CRANK ARM FLAT and KNEE BEND

With the crank arm flat (or parallel to the ground) the amount of space provided for proper leg extension can easily be seen. On the Islabikes and the Specialized, our rider’s knee is significantly lower than their waist, while it is still at waist level on the Huffy. With their knee placed lower on their body, a child has more leverage on the pedals and is able to push with more power on the pedals, making the bike much easier to ride.

CRANK ARM DOWN and KNEE BEND

At the bottom of each pedal stroke (with the crank arm down), the maximum leg extension can be seen. The Islabikes comes close to the ideal 143 degrees while the Huffy does not. As a result, every pedal stroke on the Islabikes is significantly more efficient than the Huffy Rock It.

BOTTOM BRACKET HELPS DETERMINE LEG EXTENSION

So how does a bike company determine how well their bikes will allow kids to extend their legs for efficient pedaling? The position of the bottom bracket on a bike plays a major role in providing additional space for proper leg extension. The bottom bracket is the hole in the frame where the crank arms (and then pedals) attach to the frame. A lower bottom bracket (along with shorter crank arm) and larger wheels (14″ instead of 12″) provide more space between the pedals and the seat, creating more space for proper leg extension.

Differences in Bottom Bracket Height, Low-end vs. High End

Lowering the bottom bracket (in conjunction with a longer wheelbase) also allows kids to sit lower on the bike (closer to the tires), which helps to lower their overall center-of-gravity on the bike, making it easier to balance. In the “crank arm down” images above, you can clearly see that the child’s seat is closer to the tires on the 14″ CNOC than on the 12″ Huffy Rock It. The Specialized bottom bracket has also been lowered, but its smaller frame prevents the child rider from sitting as close to the tire as she does on the Islabikes.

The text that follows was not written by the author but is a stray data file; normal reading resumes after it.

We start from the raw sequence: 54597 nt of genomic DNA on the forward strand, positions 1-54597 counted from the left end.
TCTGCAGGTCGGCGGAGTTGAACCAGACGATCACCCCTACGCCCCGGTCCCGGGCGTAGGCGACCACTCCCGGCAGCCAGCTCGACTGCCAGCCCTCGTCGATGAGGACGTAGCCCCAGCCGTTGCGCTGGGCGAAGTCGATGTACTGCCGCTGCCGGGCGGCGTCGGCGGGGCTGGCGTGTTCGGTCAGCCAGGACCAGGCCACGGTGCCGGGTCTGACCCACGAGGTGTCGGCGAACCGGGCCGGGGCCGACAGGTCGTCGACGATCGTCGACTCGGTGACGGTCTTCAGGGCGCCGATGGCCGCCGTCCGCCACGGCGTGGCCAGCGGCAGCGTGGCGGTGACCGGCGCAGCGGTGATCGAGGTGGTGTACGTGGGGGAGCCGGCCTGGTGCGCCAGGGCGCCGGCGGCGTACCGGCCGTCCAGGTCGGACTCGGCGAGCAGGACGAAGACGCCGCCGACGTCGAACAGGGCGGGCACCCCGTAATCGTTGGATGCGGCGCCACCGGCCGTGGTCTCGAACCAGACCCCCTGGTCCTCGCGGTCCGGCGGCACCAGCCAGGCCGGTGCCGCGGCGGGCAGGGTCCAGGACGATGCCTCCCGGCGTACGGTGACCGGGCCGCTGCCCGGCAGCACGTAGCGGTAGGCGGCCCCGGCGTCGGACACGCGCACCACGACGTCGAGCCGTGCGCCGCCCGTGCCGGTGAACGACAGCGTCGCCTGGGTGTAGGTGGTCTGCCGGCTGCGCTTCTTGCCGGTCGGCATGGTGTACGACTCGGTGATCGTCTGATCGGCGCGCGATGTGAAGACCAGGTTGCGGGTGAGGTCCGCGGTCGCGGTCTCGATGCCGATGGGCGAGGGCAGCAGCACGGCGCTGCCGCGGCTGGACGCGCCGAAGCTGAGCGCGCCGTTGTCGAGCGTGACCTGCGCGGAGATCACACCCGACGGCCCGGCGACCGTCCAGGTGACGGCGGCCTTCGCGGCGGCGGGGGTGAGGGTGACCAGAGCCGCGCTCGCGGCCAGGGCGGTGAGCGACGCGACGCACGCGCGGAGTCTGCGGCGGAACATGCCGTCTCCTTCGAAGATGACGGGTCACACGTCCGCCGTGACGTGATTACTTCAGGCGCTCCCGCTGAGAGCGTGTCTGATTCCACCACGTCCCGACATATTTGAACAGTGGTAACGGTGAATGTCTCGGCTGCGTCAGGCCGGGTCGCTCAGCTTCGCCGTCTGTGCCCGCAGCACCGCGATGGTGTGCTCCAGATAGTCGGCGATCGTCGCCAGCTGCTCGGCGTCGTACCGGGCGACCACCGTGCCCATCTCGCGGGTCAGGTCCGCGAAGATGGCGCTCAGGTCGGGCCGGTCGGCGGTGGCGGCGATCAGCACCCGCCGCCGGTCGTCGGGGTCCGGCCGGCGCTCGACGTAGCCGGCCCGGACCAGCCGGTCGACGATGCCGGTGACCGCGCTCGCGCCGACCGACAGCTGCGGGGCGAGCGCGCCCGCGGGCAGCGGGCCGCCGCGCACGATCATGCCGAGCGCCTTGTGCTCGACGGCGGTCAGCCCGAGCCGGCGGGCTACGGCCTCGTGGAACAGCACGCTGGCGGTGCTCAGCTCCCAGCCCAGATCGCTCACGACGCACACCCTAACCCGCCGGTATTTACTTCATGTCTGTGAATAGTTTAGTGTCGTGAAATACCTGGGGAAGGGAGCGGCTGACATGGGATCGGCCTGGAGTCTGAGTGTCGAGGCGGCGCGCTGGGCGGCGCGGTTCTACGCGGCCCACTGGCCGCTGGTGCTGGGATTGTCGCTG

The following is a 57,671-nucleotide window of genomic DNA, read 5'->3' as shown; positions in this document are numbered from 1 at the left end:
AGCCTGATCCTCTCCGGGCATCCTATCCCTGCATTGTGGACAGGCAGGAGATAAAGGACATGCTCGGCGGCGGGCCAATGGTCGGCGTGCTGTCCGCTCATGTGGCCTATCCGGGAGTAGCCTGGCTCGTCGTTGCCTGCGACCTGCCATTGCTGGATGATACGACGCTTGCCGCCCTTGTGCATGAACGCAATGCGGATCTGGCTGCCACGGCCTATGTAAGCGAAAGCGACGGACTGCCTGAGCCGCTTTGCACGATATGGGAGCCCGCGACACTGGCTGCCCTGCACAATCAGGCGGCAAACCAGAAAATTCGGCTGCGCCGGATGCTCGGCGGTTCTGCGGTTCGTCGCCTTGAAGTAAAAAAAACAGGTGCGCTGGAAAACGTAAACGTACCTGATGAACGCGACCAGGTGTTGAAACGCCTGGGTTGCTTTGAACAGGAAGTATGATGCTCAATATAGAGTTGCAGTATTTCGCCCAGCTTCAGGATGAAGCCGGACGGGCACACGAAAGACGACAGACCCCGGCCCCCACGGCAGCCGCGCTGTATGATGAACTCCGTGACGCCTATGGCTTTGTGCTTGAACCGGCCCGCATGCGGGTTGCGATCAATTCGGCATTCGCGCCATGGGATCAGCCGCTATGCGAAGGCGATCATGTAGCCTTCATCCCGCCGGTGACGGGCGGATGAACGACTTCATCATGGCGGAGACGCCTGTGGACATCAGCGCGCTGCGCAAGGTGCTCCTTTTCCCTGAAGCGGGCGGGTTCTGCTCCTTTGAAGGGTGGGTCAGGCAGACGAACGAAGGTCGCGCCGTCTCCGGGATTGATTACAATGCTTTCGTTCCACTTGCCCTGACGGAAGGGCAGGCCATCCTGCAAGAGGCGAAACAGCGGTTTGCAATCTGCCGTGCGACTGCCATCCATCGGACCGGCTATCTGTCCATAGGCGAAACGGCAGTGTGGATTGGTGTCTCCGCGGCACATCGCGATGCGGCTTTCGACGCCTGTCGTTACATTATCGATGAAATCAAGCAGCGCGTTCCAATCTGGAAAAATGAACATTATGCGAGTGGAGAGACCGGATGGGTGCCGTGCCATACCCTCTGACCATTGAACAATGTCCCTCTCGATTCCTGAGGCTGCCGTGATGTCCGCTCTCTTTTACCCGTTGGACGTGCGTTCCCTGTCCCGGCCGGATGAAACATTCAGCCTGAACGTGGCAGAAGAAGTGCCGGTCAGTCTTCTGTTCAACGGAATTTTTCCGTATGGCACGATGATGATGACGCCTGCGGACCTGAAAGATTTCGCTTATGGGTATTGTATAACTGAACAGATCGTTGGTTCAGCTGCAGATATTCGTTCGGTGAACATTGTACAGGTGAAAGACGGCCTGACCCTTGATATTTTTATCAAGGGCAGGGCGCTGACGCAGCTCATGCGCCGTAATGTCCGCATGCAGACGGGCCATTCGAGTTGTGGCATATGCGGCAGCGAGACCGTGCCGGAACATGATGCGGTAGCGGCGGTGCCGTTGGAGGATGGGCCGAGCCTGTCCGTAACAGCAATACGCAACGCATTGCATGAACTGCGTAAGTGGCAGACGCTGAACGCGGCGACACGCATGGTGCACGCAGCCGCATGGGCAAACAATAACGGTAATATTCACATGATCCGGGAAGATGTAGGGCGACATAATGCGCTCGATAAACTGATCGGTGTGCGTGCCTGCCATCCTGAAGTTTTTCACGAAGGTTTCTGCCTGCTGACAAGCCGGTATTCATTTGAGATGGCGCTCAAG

7. Q-Factor (Bike Width)

The q-factor, or the width of a bike, can additionally play a role in how easy a bike is to ride. A wider bike is going to require a child to splay their legs out to pedal, thereby making the bike less comfortable and the child’s pedaling less efficient. When building kids’ bikes, most bike companies simply use adult components to build their bikes because they are cheap and readily available. Sized for adults, these components are too wide for kids and require kids to widen their stance to pedal. High-end companies like WOOM and Islabikes, however, only uses child specific parts (that they redesigned themselves) which do not require kids to splay their legs in order to pedal.

8. Side-by-side Comparisons

Last, but not least, while remembering all the technical terms of bike geometry can be a challenge, simply doing a side-by-side comparison of two bikes can be very informative. By doing so, any large variation in the wheelbase, top tube length and handlebar shape are clearly apparent. Between these three bikes, the similar geometries in the Islabikes and Specialized can be seen while the poor design of the Huffy is impossible to miss.

Who knew there was so much to learn about one little bike? In the end, however, any bike is usually better than no bike. Even if the only bike in your budget is found at your local big-box store (although be sure to check for a better designed used bike first), your child will eventually be able to learn to ride it.

Bottom Line

If your child is on the petite side, a master on a balance bike, has an inseam less than 18.5″ AND is anxious to move up to a pedal bike, buy the Specialized Hotrock, the WOOM2, the ByK E-250 or another well made 12″ bike that fulfills the requirements above. If your child has an inseam greater than 18.5″, then buy the Islabikes 14″, otherwise, stay clear of all 12″ bikes and either buy a balance bike or wait until your child is old enough to move up to a 14″ or a 16″ bike.

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FTC Disclosure:

All opinions in this review are that of Two Wheeling Tots LLC. Please do not reuse any of the pictures without linking back to this page. In order to help facilitate this review, Islabikes provided their Beinn 14″ and Canyon Bicycles (an awesome shop in the greater Salt Lake City, Utah area with three locations) provided a loaner Specialized Hotrock 12″ (THANK YOU!). We purchased the Huffy Rock It at Walmart. Two Wheeling Tots is not an affiliate of Islabikes, Specialized, Canyon Bikes or Huffy, but is an affiliate of Amazon and WOOM.

By: Natalie Martins

Last Updated: February 21, 2017